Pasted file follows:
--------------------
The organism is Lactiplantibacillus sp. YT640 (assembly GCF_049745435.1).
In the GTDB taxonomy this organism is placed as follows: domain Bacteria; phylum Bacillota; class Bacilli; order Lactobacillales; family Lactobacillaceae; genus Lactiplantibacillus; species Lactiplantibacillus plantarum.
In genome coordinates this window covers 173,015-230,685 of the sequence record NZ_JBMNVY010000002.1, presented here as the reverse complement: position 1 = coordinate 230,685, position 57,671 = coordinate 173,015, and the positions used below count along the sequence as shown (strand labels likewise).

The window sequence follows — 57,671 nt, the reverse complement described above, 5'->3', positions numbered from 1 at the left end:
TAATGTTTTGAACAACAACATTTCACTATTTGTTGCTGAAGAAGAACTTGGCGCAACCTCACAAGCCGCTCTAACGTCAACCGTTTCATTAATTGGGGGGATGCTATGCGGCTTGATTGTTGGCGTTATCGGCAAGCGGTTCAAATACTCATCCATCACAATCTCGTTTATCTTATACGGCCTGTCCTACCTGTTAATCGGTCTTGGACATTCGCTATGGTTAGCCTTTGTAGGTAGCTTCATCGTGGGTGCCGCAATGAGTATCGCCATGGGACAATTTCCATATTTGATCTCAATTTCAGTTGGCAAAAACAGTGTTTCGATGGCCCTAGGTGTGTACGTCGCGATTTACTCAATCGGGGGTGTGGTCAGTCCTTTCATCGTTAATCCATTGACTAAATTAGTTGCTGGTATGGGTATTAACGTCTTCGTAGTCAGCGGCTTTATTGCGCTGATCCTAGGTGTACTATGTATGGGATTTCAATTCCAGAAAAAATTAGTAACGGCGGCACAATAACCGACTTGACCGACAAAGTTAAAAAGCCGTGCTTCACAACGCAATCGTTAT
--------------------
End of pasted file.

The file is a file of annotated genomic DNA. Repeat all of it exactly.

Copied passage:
The organism is Lactiplantibacillus sp. YT640 (assembly GCF_049745435.1).
In the GTDB taxonomy this organism is placed as follows: domain Bacteria; phylum Bacillota; class Bacilli; order Lactobacillales; family Lactobacillaceae; genus Lactiplantibacillus; species Lactiplantibacillus plantarum.
In genome coordinates this window covers 173,015-230,685 of the sequence record NZ_JBMNVY010000002.1, presented here as the reverse complement: position 1 = coordinate 230,685, position 57,671 = coordinate 173,015, and the positions used below count along the sequence as shown (strand labels likewise).

The window sequence follows — 57,671 nt, the reverse complement described above, 5'->3', positions numbered from 1 at the left end:
TAATGTTTTGAACAACAACATTTCACTATTTGTTGCTGAAGAAGAACTTGGCGCAACCTCACAAGCCGCTCTAACGTCAACCGTTTCATTAATTGGGGGGATGCTATGCGGCTTGATTGTTGGCGTTATCGGCAAGCGGTTCAAATACTCATCCATCACAATCTCGTTTATCTTATACGGCCTGTCCTACCTGTTAATCGGTCTTGGACATTCGCTATGGTTAGCCTTTGTAGGTAGCTTCATCGTGGGTGCCGCAATGAGTATCGCCATGGGACAATTTCCATATTTGATCTCAATTTCAGTTGGCAAAAACAGTGTTTCGATGGCCCTAGGTGTGTACGTCGCGATTTACTCAATCGGGGGTGTGGTCAGTCCTTTCATCGTTAATCCATTGACTAAATTAGTTGCTGGTATGGGTATTAACGTCTTCGTAGTCAGCGGCTTTATTGCGCTGATCCTAGGTGTACTATGTATGGGATTTCAATTCCAGAAAAAATTAGTAACGGCGGCACAATAACCGACTTGACCGACAAAGTTAAAAAGCCGTGCTTCACAACGCAATCGTTAT